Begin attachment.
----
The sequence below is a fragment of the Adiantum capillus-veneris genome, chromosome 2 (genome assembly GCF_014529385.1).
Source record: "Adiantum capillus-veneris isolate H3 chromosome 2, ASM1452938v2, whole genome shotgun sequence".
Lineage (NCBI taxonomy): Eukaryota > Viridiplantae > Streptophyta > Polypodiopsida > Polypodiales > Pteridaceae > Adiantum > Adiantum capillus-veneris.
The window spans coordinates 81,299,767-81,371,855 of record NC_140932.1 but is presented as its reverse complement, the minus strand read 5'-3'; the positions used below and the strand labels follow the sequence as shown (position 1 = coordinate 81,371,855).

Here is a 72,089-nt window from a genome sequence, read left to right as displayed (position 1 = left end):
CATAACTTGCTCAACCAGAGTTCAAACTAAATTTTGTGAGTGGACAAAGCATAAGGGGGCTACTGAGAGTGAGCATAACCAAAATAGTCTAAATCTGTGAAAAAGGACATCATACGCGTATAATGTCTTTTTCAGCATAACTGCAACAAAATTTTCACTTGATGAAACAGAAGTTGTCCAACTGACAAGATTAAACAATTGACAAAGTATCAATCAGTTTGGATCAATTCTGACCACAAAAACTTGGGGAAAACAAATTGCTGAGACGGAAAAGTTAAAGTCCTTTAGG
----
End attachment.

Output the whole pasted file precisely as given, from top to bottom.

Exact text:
The sequence below is a fragment of the Adiantum capillus-veneris genome, chromosome 2 (genome assembly GCF_014529385.1).
Source record: "Adiantum capillus-veneris isolate H3 chromosome 2, ASM1452938v2, whole genome shotgun sequence".
Lineage (NCBI taxonomy): Eukaryota > Viridiplantae > Streptophyta > Polypodiopsida > Polypodiales > Pteridaceae > Adiantum > Adiantum capillus-veneris.
The window spans coordinates 81,299,767-81,371,855 of record NC_140932.1 but is presented as its reverse complement, the minus strand read 5'-3'; the positions used below and the strand labels follow the sequence as shown (position 1 = coordinate 81,371,855).

Here is a 72,089-nt window from a genome sequence, read left to right as displayed (position 1 = left end):
CATAACTTGCTCAACCAGAGTTCAAACTAAATTTTGTGAGTGGACAAAGCATAAGGGGGCTACTGAGAGTGAGCATAACCAAAATAGTCTAAATCTGTGAAAAAGGACATCATACGCGTATAATGTCTTTTTCAGCATAACTGCAACAAAATTTTCACTTGATGAAACAGAAGTTGTCCAACTGACAAGATTAAACAATTGACAAAGTATCAATCAGTTTGGATCAATTCTGACCACAAAAACTTGGGGAAAACAAATTGCTGAGACGGAAAAGTTAAAGTCCTTTAGG